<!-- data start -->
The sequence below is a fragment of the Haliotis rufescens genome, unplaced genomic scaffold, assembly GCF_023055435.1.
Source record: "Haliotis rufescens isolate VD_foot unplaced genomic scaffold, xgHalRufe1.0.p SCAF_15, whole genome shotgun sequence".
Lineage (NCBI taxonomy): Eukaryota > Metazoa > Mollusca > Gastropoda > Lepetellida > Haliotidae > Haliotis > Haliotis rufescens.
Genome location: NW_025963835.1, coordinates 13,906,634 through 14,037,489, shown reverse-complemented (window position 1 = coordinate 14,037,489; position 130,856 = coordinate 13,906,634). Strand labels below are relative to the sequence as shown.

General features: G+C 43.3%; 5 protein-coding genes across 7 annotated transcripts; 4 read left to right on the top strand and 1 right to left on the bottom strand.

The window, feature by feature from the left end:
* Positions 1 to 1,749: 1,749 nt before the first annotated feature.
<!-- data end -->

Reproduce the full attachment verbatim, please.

The sequence below is a fragment of the Haliotis rufescens genome, unplaced genomic scaffold, assembly GCF_023055435.1.
Source record: "Haliotis rufescens isolate VD_foot unplaced genomic scaffold, xgHalRufe1.0.p SCAF_15, whole genome shotgun sequence".
Lineage (NCBI taxonomy): Eukaryota > Metazoa > Mollusca > Gastropoda > Lepetellida > Haliotidae > Haliotis > Haliotis rufescens.
Genome location: NW_025963835.1, coordinates 13,906,634 through 14,037,489, shown reverse-complemented (window position 1 = coordinate 14,037,489; position 130,856 = coordinate 13,906,634). Strand labels below are relative to the sequence as shown.

General features: G+C 43.3%; 5 protein-coding genes across 7 annotated transcripts; 4 read left to right on the top strand and 1 right to left on the bottom strand.

The window, feature by feature from the left end:
* Positions 1 to 1,749: 1,749 nt before the first annotated feature.